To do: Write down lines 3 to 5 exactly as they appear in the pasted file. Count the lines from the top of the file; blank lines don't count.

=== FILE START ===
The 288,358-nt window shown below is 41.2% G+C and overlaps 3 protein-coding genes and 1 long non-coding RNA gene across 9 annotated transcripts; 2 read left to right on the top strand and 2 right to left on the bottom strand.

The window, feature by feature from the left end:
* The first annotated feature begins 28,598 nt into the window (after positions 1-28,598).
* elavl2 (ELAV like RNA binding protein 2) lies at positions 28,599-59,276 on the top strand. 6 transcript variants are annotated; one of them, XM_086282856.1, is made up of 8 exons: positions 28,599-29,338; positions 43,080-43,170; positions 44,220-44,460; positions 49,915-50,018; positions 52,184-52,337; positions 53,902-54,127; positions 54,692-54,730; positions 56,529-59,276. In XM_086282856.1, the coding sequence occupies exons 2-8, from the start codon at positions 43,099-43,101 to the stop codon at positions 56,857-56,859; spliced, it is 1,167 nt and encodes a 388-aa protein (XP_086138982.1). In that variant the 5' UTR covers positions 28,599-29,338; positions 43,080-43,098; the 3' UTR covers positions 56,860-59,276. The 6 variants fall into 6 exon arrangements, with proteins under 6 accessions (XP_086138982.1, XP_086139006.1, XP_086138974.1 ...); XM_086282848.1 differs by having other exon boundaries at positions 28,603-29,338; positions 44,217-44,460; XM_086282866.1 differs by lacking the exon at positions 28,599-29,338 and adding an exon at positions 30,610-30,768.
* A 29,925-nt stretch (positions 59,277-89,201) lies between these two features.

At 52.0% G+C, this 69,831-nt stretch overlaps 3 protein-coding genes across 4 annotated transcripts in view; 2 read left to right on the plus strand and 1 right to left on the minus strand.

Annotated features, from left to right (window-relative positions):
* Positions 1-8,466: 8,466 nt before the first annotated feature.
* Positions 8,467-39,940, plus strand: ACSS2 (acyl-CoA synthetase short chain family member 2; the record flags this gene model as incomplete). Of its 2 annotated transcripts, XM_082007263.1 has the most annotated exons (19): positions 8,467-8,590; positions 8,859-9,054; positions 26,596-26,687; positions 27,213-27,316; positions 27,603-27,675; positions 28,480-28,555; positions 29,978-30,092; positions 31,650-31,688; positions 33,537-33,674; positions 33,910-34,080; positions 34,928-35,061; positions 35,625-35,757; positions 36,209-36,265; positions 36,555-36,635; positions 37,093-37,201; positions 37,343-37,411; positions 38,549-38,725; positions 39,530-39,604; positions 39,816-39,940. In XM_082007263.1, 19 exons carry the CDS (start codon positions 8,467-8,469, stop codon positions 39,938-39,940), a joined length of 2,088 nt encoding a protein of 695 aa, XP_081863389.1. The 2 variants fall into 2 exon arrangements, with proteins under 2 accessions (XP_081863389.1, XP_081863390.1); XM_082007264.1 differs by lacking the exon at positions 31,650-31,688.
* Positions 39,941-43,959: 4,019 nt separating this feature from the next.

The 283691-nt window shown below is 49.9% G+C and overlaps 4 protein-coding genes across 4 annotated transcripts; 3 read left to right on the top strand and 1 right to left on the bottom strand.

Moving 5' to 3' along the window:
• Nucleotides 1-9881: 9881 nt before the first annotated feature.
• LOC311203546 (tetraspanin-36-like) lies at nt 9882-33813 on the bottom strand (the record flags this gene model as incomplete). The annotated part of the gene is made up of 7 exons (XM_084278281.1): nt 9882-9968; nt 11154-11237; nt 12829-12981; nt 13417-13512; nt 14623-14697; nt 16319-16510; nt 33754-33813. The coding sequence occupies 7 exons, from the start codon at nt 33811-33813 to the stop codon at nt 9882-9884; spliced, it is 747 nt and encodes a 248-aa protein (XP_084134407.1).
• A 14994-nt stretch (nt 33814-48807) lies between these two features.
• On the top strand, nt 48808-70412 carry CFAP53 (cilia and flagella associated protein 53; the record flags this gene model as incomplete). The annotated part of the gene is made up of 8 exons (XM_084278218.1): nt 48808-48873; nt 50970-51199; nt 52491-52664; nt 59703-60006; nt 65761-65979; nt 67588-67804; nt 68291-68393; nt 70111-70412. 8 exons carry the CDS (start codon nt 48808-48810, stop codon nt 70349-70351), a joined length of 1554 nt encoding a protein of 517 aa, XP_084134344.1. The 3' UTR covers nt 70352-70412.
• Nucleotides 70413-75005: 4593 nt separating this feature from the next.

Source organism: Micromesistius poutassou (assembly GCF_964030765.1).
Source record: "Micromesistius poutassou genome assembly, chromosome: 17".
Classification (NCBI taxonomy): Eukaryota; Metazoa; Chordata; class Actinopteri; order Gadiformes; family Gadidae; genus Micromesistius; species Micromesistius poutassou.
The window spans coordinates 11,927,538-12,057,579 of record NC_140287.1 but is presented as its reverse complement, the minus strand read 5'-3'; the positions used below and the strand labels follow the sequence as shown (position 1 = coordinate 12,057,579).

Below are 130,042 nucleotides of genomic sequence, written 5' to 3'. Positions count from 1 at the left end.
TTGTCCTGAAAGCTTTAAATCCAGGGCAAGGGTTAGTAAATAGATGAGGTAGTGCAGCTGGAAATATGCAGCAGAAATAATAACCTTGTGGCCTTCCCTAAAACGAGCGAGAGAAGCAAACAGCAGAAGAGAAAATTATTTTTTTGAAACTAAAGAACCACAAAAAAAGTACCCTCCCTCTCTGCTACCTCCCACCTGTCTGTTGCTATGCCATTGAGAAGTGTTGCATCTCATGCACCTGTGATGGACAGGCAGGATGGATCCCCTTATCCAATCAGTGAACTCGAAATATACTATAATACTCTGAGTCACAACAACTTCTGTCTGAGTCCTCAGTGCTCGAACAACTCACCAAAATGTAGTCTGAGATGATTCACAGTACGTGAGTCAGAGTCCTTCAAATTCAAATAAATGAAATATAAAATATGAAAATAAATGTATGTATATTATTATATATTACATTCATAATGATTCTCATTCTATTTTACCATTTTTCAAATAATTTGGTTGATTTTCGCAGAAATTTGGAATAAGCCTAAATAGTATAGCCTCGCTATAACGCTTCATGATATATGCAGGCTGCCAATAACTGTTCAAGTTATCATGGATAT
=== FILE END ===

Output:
* The first annotated feature begins 28,598 nt into the window (after positions 1-28,598).
* elavl2 (ELAV like RNA binding protein 2) lies at positions 28,599-59,276 on the top strand. 6 transcript variants are annotated; one of them, XM_086282856.1, is made up of 8 exons: positions 28,599-29,338; positions 43,080-43,170; positions 44,220-44,460; positions 49,915-50,018; positions 52,184-52,337; positions 53,902-54,127; positions 54,692-54,730; positions 56,529-59,276. In XM_086282856.1, the coding sequence occupies exons 2-8, from the start codon at positions 43,099-43,101 to the stop codon at positions 56,857-56,859; spliced, it is 1,167 nt and encodes a 388-aa protein (XP_086138982.1). In that variant the 5' UTR covers positions 28,599-29,338; positions 43,080-43,098; the 3' UTR covers positions 56,860-59,276. The 6 variants fall into 6 exon arrangements, with proteins under 6 accessions (XP_086138982.1, XP_086139006.1, XP_086138974.1 ...); XM_086282848.1 differs by having other exon boundaries at positions 28,603-29,338; positions 44,217-44,460; XM_086282866.1 differs by lacking the exon at positions 28,599-29,338 and adding an exon at positions 30,610-30,768.
* A 29,925-nt stretch (positions 59,277-89,201) lies between these two features.